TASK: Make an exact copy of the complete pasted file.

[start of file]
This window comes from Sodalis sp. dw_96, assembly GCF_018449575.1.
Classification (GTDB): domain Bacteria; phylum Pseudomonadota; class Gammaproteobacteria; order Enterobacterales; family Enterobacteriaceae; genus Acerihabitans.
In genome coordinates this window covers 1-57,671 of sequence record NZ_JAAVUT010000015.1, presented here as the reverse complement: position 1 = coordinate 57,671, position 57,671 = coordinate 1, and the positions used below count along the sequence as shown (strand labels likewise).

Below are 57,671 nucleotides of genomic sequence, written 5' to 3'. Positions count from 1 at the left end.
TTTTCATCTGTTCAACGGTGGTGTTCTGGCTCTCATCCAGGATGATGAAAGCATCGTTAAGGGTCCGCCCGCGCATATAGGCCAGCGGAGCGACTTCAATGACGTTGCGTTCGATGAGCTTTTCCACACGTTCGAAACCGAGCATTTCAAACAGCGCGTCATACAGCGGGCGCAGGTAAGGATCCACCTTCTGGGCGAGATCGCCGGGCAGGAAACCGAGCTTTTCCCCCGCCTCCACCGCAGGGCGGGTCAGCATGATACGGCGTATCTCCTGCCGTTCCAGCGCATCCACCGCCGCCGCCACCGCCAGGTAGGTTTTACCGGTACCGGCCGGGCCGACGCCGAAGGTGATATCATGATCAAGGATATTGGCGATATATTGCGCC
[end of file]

This window comes from Sodalis sp. dw_96, assembly GCF_018449575.1.
Classification (GTDB): domain Bacteria; phylum Pseudomonadota; class Gammaproteobacteria; order Enterobacterales; family Enterobacteriaceae; genus Acerihabitans.
In genome coordinates this window covers 1-57,671 of sequence record NZ_JAAVUT010000015.1, presented here as the reverse complement: position 1 = coordinate 57,671, position 57,671 = coordinate 1, and the positions used below count along the sequence as shown (strand labels likewise).

Below are 57,671 nucleotides of genomic sequence, written 5' to 3'. Positions count from 1 at the left end.
TTTTCATCTGTTCAACGGTGGTGTTCTGGCTCTCATCCAGGATGATGAAAGCATCGTTAAGGGTCCGCCCGCGCATATAGGCCAGCGGAGCGACTTCAATGACGTTGCGTTCGATGAGCTTTTCCACACGTTCGAAACCGAGCATTTCAAACAGCGCGTCATACAGCGGGCGCAGGTAAGGATCCACCTTCTGGGCGAGATCGCCGGGCAGGAAACCGAGCTTTTCCCCCGCCTCCACCGCAGGGCGGGTCAGCATGATACGGCGTATCTCCTGCCGTTCCAGCGCATCCACCGCCGCCGCCACCGCCAGGTAGGTTTTACCGGTACCGGCCGGGCCGACGCCGAAGGTGATATCATGATCAAGGATATTGGCGATATATTGCGCC